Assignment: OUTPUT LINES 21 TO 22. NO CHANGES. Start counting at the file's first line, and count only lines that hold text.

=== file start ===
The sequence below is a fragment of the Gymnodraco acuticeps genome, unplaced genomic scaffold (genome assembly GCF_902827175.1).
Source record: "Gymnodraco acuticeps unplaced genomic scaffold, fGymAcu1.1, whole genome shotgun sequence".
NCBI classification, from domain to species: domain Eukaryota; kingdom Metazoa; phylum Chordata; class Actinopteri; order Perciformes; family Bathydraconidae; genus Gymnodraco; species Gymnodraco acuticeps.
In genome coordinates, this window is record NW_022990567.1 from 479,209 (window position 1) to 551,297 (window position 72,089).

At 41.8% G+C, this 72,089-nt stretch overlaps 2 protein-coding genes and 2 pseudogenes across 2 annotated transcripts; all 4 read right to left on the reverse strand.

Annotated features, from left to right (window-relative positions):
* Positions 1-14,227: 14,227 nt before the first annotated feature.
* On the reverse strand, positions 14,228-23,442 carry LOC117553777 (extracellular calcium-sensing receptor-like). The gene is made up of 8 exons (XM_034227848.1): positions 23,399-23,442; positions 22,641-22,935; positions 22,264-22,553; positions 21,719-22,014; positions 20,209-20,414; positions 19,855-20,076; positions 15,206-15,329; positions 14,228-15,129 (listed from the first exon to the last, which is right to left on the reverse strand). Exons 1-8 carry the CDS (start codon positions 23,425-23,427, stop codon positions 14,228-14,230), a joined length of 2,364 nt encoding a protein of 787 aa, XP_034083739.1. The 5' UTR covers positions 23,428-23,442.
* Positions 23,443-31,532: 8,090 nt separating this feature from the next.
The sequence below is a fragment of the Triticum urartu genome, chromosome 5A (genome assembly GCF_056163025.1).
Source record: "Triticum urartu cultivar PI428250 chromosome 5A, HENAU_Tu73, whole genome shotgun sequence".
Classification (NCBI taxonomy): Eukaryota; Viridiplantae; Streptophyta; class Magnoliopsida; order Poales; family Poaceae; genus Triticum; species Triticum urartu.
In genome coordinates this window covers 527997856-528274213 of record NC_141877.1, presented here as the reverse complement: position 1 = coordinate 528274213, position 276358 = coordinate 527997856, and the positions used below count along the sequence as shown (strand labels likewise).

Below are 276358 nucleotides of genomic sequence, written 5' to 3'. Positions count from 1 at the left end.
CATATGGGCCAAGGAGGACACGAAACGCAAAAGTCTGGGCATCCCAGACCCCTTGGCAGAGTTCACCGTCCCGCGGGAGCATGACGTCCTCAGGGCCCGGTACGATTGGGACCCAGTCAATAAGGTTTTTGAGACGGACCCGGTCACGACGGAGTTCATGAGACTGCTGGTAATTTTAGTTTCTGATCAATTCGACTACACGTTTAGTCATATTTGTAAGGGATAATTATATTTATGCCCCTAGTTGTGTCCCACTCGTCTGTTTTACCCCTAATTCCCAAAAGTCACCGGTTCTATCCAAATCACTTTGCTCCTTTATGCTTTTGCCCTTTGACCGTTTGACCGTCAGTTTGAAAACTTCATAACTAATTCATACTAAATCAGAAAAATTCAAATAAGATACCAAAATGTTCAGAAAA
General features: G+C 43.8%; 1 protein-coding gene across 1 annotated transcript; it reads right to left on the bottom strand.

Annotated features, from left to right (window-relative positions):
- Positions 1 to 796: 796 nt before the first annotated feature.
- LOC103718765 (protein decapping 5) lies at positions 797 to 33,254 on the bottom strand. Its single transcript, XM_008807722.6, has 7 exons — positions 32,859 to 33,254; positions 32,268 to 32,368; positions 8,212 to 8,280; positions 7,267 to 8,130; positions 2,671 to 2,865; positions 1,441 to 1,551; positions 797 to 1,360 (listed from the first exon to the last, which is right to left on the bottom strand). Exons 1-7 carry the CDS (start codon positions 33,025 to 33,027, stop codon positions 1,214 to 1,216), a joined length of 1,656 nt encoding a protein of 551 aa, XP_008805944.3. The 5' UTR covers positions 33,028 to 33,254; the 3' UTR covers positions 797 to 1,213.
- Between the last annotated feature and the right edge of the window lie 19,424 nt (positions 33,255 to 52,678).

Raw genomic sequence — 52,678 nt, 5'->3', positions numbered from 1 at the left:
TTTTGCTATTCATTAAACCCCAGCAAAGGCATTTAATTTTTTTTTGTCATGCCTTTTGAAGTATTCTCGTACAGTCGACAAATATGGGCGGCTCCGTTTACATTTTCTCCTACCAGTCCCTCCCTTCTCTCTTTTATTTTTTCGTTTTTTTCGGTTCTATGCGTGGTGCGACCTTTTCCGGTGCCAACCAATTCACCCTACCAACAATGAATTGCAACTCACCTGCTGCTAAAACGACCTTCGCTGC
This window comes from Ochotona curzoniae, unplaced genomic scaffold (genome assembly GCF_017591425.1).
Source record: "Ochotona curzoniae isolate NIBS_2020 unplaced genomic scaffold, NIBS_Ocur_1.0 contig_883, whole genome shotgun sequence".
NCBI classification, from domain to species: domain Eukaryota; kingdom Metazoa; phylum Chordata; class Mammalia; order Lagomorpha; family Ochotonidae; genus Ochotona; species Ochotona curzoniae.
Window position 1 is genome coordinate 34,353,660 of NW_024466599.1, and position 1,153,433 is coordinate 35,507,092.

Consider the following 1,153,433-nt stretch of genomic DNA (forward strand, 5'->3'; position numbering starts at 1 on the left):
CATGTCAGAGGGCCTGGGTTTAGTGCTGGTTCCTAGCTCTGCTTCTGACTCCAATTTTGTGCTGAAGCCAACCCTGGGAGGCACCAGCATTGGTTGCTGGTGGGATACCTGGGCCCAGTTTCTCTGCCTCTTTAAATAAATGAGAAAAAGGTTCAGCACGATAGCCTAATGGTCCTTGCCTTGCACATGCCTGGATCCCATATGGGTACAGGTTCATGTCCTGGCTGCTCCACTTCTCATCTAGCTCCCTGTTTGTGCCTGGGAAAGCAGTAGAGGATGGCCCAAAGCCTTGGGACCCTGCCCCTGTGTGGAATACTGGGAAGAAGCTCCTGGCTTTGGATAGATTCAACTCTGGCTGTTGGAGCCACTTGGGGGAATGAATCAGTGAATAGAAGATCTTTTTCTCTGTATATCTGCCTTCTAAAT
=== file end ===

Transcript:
Raw genomic sequence — 52,678 nt, 5'->3', positions numbered from 1 at the left:
TTTTGCTATTCATTAAACCCCAGCAAAGGCATTTAATTTTTTTTTGTCATGCCTTTTGAAGTATTCTCGTACAGTCGACAAATATGGGCGGCTCCGTTTACATTTTCTCCTACCAGTCCCTCCCTTCTCTCTTTTATTTTTTCGTTTTTTTCGGTTCTATGCGTGGTGCGACCTTTTCCGGTGCCAACCAATTCACCCTACCAACAATGAATTGCAACTCACCTGCTGCTAAAACGACCTTCGCTGC